Personnel issues

Over the weekend, the math teacher had been dismissed, and the rest of the faculty only learned on Monday, when the vice principal introduced his replacement. He had written his own resignation, and he insisted to anyone, when he was willing to talk, that it had been his decision. But everyone knew he had been pressured; they only wondered what it was that kept him silent.

His replacement had never taught before, but he dressed better, had more self-confidence, and for once math classes appeared silent and busy. But others began to compare the school’s well-advertised hiring standards to the new teacher’s local college diploma, and wondered how he had such an in.

Then they asked what the old teacher had done. There were only rumors and they were easily denied. There had never been complaints or warnings, his students’ test scores were up to standards, in short nothing had been recorded against him, but he was gone.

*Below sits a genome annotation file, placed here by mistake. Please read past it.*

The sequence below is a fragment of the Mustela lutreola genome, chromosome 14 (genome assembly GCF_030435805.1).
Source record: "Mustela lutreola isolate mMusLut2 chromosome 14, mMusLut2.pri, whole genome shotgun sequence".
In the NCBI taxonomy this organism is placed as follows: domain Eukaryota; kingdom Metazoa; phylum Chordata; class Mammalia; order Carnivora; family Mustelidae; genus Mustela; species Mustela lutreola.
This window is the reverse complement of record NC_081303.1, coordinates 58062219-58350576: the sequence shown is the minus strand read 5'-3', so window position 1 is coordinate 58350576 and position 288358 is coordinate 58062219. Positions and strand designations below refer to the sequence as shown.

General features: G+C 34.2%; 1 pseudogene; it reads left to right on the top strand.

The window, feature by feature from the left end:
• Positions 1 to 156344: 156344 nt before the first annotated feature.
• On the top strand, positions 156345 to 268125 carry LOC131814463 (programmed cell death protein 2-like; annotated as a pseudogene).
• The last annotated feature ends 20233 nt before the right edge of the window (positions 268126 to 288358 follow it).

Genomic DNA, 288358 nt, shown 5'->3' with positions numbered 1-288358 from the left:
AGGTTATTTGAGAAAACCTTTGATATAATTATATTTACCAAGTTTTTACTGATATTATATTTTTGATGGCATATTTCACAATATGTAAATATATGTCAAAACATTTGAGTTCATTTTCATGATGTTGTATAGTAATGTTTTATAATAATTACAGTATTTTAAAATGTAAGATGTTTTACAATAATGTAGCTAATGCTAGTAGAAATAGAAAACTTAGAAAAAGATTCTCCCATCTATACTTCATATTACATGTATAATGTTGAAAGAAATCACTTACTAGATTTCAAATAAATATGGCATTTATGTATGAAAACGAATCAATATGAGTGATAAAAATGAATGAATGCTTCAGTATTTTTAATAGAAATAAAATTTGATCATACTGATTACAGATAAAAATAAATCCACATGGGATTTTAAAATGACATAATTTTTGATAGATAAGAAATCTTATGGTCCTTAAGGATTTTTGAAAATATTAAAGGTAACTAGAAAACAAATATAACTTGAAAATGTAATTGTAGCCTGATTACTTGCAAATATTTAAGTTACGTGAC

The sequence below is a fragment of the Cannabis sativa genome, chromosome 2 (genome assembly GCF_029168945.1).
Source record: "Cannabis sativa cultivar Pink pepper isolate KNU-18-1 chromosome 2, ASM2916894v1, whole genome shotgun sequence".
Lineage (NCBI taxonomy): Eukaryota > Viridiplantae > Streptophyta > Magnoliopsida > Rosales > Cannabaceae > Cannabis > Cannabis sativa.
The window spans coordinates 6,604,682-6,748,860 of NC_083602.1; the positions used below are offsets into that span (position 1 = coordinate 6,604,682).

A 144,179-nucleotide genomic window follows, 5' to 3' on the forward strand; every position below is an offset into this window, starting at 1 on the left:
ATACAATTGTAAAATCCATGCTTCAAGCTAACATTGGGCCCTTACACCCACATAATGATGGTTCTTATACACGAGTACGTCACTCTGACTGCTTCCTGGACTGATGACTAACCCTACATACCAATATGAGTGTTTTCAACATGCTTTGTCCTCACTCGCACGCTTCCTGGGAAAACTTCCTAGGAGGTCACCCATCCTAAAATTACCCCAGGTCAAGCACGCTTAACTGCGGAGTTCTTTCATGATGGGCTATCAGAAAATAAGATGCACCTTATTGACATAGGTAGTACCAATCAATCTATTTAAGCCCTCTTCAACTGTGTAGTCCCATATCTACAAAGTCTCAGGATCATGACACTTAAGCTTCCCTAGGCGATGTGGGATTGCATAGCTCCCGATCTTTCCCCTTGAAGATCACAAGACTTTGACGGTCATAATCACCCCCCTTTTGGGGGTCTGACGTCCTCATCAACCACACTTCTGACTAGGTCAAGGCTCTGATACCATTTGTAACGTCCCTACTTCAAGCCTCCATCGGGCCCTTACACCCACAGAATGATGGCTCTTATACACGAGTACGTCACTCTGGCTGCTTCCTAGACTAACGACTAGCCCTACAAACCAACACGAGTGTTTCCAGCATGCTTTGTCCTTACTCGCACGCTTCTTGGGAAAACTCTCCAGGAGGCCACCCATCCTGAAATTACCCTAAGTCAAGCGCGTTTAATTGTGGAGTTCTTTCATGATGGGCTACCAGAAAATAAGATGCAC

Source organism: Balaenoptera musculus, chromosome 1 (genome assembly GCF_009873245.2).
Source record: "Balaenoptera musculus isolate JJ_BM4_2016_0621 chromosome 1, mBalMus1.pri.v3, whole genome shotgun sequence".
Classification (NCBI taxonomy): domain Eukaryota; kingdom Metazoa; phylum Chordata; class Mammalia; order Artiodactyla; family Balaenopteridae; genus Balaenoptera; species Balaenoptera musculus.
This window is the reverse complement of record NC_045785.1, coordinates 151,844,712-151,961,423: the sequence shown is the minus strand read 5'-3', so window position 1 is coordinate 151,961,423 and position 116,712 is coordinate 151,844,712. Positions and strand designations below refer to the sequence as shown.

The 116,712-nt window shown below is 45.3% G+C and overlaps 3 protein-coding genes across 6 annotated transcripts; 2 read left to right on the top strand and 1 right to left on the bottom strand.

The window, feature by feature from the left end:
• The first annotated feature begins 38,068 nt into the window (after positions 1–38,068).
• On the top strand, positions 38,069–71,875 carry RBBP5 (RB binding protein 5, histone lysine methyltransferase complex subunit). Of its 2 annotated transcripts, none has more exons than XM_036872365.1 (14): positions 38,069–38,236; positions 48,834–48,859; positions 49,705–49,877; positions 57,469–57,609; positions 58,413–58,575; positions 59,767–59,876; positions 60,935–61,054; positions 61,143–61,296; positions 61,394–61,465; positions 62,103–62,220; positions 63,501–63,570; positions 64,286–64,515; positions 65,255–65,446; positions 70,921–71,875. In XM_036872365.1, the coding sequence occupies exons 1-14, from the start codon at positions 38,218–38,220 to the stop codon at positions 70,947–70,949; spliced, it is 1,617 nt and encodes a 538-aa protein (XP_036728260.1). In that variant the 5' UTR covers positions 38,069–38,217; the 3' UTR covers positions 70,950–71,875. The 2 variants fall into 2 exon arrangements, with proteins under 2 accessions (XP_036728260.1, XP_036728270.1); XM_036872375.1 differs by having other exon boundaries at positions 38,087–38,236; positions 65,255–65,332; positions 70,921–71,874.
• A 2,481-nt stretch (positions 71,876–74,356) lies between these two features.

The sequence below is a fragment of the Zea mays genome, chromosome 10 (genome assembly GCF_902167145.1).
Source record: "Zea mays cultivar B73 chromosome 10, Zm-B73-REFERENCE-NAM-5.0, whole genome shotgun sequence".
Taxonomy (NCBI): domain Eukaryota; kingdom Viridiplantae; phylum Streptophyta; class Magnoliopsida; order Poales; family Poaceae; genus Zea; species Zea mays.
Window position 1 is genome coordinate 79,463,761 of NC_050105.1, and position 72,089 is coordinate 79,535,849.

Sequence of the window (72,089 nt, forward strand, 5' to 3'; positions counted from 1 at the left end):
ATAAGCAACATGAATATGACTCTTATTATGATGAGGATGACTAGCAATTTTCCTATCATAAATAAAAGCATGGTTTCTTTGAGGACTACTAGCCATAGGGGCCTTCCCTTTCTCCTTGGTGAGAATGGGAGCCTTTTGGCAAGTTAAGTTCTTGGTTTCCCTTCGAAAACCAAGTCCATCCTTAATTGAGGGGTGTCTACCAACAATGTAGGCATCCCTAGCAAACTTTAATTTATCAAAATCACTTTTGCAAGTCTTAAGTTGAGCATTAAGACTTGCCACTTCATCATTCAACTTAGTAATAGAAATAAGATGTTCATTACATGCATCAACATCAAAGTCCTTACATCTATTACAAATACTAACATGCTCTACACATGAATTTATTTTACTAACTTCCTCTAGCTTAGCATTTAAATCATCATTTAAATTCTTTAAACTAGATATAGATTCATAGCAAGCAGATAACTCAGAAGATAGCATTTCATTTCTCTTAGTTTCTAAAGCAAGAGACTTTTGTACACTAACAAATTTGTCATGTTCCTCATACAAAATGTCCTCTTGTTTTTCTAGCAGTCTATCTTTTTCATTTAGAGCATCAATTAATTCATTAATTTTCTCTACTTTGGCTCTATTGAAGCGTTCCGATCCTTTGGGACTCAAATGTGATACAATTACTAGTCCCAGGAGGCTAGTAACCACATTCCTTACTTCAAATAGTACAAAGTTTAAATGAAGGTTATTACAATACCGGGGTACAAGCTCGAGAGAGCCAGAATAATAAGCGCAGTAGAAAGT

Political minds reasoned: if the principal had wanted him removed, he would have prepared the ground and avoided the current morale problem. He never made sudden decisions. Therefore it had to have come from higher up.

Someone found out the new teacher had been tutor to a powerful family, and this fact was eagerly seized upon. Only a tutor is not a strong position. And, telling with an open expression of a late phone call the Saturday before his first day, the new teacher seemed the most bewildered of all.